Mindful of the impact that poitical events can have on artists and their art, browngrotta arts will present to work of nearly 50 artists from 21 NATO-related countries in Europe whose work reflects diverse perspectives and experiences. Allies for Art: Work from NATO-related countries (October 8 – 16, 2022) will include art created under occupation, in the ‘60s, ‘70s and ‘80s, art by those who left Hungary, Spain and Romania while occupied, and who left Russia in later years, including Jolanta Owidzka, Zofia Butrymowicz, and Krystyna Wojtyna-Drouet of Poland and Luba Krejci and Jan Hladik of Czechoslovakia, Ceca Georgieva of Bulgaria, Gyöngy Laky (Hungary/US), Ritzi Jacobi (Romania/Germany), Adela Akers (Spain/US), Aleksandra Stoyanov (Ukraine/Israel) and Irina Kolineskova (Russia/Germany). Allies for Art will also include recently created art by artists living in Europe, including works by Gudrun Pagter of Denmark, Åse Ljones of Norway, Ulla-Maija Vikman of Finland, Heidrun Schimmel of Germany, Lilla Kulka and Włodmierz Cygan of Poland, and, five artists new to browngrotta arts, including, Esmé Hofman of the Netherlands, Aby Mackie of Spain and Baiba Osite of Latvia.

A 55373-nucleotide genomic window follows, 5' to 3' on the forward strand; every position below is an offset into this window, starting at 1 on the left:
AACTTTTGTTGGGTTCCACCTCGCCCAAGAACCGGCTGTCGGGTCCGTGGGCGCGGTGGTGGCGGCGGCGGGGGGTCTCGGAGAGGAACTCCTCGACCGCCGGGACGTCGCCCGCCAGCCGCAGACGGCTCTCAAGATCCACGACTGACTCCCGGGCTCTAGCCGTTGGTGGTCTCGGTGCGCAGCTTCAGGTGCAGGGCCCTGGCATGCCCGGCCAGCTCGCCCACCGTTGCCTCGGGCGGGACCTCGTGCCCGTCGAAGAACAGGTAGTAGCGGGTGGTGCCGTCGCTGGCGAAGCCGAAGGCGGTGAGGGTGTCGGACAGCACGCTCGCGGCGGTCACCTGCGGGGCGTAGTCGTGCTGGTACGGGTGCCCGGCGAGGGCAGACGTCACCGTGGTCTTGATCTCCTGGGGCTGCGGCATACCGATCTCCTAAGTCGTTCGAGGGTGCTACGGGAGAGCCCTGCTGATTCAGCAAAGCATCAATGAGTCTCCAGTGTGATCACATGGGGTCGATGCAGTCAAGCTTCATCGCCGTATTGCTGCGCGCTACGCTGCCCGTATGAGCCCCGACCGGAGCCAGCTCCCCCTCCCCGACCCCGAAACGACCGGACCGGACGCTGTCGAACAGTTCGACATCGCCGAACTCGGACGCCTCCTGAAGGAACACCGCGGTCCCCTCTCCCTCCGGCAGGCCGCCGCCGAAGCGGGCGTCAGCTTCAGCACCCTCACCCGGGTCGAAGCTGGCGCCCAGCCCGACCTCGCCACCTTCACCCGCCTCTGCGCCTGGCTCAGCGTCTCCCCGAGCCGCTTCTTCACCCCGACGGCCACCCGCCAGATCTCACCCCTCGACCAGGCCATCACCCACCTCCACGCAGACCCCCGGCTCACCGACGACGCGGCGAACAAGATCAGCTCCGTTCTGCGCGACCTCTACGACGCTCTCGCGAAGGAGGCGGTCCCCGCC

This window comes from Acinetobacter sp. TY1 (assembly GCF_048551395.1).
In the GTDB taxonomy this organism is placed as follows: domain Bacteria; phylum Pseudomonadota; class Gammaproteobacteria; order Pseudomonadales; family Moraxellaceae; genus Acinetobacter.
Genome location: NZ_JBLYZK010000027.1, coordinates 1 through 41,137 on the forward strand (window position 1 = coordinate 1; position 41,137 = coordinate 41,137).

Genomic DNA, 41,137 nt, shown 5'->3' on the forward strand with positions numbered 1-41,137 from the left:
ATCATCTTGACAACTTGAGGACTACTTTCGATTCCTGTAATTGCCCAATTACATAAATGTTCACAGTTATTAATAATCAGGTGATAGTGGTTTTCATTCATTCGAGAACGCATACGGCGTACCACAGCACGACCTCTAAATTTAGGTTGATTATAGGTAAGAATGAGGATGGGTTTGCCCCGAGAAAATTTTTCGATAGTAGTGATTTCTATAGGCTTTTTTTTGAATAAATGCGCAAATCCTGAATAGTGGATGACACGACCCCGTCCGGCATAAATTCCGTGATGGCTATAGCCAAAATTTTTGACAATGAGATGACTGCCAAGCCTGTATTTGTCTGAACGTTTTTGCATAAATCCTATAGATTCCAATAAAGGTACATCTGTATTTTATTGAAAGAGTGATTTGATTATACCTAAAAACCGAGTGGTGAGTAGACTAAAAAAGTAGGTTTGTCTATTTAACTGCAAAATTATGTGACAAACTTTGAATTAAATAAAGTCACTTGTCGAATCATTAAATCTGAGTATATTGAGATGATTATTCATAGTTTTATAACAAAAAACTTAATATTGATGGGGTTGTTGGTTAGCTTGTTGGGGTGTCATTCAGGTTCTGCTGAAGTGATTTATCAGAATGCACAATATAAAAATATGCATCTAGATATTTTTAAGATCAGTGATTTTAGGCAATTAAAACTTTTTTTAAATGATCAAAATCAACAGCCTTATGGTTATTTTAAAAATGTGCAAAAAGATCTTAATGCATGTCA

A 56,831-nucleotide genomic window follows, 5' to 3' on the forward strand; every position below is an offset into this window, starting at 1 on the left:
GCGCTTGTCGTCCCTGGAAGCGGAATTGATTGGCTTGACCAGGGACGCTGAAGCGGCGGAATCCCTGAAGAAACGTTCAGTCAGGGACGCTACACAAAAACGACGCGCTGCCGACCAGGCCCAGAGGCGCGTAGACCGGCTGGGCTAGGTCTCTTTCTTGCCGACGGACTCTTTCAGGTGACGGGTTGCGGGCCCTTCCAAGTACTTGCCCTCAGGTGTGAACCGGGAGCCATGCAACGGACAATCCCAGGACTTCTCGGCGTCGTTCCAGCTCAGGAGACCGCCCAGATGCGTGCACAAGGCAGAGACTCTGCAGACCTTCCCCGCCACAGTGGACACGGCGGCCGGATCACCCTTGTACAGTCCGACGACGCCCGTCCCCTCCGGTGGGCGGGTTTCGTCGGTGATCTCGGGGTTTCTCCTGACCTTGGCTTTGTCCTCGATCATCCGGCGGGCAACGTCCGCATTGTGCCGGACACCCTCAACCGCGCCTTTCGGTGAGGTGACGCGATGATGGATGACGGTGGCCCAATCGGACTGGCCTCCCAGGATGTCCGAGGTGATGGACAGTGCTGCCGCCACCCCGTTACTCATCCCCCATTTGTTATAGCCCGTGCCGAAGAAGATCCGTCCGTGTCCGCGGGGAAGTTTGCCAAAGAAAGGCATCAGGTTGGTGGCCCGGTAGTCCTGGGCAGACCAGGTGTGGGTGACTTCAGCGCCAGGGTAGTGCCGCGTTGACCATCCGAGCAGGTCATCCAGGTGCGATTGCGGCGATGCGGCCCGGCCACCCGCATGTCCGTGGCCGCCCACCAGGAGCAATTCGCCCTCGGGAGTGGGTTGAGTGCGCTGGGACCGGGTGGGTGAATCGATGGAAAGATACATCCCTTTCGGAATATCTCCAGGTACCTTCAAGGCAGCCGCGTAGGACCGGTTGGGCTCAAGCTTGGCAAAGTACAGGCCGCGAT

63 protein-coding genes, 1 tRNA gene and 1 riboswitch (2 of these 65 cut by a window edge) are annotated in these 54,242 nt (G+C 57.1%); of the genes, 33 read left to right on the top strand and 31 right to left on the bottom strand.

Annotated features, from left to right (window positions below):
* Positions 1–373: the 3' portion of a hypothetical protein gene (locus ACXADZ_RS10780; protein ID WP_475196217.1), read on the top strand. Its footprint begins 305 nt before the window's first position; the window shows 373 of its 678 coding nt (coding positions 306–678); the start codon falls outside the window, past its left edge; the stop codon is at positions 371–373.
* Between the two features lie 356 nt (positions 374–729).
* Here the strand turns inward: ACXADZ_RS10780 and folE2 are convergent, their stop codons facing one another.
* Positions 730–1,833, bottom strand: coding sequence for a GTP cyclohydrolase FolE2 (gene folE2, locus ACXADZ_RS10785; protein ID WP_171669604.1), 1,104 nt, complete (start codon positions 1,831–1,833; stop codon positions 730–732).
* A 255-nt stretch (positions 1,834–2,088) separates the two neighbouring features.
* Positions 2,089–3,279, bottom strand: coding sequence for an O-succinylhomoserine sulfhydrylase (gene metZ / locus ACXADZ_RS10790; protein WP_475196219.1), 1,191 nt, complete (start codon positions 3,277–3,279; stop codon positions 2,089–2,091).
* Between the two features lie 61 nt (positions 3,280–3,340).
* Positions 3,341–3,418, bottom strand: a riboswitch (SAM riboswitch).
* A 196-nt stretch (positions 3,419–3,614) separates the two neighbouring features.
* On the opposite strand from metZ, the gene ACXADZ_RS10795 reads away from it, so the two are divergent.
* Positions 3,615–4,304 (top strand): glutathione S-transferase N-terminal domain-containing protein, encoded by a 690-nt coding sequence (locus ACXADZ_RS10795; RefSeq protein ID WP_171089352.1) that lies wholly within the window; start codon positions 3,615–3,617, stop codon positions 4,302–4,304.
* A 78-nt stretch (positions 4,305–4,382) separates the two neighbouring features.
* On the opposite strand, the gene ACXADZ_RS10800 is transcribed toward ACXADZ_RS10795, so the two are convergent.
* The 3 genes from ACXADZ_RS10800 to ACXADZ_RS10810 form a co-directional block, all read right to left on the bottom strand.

Reserve your space on Eventbrite.


Art Assembled: New This Week in August

There are few things we enjoy more than introducing you all to the brilliant art of the artists we have the honor to work with. This month, we showcased the work of artists: Heidrun Schimmel, Caroline Bartlett, Sue Lawty, Zofia Butrymowicz, and Włodzimierz Cygan. Read on to see what these artists have been busy creating!

Heidrun Schimmel
1hsc Behind the Lines of Thread, Heidrun Schimmel, cotton, steel, paper, 55″ x 74″ x 3.5″, 2004. Photo by Tom Grotta.

This German artist, Heidrun Schimmel, consistently impresses us with her detailed, handstitched artwork. Her ideas often stem from the soft, unstable and flexible qualities of the textile materials she works with. For the realization of her ideas, she stitches white cotton thread by hand onto transparent silk; which she has noted to be the simplest material and simplest technique: the stitch.

When asked about her process, Schimmel stated: